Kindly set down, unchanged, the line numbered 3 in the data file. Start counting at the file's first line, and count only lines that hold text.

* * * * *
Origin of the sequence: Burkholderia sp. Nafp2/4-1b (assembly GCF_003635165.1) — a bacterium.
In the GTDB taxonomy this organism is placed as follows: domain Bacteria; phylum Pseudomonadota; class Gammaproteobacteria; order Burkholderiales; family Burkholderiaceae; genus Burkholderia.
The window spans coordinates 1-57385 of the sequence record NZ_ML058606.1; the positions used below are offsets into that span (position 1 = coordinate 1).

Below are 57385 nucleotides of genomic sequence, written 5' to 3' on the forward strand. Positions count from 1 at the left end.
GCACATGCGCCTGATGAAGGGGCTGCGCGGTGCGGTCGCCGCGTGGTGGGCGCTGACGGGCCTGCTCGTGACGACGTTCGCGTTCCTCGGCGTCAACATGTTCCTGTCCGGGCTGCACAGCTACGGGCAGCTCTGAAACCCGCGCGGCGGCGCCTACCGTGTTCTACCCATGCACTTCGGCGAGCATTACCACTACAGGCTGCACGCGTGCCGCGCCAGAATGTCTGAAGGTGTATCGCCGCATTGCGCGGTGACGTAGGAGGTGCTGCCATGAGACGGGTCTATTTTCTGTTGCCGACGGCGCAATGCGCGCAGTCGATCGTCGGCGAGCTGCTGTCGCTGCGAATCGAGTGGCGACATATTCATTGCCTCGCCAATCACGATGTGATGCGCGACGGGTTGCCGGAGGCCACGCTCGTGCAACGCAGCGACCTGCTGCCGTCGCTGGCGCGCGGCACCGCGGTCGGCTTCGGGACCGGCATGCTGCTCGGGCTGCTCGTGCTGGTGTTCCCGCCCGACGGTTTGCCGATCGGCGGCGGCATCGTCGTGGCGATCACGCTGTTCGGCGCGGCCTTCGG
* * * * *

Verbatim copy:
The window spans coordinates 1-57385 of the sequence record NZ_ML058606.1; the positions used below are offsets into that span (position 1 = coordinate 1).